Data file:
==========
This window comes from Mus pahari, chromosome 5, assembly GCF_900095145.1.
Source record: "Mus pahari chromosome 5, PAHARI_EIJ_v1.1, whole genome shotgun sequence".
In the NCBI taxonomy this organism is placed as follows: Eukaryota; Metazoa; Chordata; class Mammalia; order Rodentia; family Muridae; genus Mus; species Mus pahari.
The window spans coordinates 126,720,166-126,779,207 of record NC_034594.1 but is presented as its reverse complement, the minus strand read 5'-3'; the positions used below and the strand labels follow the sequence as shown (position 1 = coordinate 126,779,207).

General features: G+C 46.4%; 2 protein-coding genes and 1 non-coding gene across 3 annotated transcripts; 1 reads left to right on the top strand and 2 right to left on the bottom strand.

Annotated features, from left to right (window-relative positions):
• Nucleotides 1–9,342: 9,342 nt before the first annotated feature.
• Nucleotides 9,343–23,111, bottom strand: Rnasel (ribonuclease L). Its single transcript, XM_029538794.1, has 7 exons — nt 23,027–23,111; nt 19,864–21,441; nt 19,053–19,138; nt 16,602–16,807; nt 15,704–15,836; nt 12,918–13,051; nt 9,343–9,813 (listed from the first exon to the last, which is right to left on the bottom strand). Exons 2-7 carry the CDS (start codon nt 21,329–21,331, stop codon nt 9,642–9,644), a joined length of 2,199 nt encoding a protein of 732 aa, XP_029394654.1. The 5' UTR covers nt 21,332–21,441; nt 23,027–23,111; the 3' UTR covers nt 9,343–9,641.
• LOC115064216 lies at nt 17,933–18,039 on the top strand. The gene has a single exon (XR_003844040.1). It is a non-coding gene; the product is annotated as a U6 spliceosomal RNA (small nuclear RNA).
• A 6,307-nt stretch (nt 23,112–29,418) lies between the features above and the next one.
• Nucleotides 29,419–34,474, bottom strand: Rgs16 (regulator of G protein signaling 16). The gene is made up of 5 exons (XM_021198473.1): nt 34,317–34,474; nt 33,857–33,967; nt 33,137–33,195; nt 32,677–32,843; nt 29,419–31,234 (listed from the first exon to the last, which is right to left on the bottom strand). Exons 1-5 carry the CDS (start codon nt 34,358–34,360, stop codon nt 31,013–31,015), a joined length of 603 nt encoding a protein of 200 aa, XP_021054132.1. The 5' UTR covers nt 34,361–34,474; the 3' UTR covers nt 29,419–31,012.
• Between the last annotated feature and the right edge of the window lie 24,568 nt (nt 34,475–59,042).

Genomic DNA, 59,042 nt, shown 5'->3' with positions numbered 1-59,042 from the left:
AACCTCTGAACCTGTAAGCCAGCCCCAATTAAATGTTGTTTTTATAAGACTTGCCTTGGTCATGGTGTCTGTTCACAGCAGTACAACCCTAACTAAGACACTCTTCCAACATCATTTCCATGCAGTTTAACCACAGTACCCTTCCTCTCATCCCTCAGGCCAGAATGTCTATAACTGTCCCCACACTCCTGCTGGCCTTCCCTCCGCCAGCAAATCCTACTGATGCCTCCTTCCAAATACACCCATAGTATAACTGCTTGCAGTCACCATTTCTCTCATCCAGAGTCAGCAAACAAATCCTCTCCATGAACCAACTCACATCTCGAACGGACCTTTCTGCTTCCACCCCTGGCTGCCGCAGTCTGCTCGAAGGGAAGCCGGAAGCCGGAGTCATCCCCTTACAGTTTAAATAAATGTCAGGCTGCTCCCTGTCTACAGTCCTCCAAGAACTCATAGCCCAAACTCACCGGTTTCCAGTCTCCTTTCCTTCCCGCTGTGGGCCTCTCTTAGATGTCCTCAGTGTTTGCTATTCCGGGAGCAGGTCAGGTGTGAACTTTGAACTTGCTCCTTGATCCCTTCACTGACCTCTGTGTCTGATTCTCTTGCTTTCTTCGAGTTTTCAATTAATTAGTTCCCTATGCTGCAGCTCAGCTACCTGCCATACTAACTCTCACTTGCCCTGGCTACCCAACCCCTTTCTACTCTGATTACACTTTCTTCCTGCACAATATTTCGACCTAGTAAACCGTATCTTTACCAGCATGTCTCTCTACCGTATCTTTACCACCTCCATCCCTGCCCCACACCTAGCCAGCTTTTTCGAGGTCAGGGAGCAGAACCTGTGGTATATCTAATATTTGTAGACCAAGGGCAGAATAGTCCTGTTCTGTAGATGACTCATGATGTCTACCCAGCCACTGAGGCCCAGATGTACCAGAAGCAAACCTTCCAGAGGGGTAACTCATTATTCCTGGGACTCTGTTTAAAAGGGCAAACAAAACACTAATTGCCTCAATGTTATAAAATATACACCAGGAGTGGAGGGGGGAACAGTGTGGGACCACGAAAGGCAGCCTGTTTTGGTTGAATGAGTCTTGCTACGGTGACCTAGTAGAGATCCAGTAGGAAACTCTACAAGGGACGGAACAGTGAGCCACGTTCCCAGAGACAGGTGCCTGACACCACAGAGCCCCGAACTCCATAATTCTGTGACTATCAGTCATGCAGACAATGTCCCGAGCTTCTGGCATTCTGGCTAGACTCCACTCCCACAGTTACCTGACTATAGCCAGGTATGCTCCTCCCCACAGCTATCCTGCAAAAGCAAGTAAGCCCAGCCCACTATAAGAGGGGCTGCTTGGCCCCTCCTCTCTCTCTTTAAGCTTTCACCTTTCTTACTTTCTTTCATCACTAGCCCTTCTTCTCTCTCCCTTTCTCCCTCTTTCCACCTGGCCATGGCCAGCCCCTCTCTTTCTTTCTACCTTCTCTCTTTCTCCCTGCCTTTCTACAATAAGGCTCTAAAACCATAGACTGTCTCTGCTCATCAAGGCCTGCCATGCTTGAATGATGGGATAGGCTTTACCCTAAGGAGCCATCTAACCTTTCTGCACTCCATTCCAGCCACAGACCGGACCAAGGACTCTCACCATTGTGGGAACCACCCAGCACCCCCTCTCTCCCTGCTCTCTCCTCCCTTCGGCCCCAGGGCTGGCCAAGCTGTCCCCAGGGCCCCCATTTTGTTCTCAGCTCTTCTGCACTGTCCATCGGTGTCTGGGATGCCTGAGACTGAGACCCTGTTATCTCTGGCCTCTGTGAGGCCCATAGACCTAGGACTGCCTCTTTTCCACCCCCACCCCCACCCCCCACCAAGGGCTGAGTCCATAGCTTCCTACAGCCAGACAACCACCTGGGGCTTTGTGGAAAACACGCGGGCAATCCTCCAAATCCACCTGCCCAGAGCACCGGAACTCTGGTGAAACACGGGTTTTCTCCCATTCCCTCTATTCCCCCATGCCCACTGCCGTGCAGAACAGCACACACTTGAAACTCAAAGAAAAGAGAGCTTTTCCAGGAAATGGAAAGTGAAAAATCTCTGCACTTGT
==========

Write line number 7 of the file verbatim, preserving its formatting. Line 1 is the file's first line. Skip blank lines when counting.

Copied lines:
• Nucleotides 1–9,342: 9,342 nt before the first annotated feature.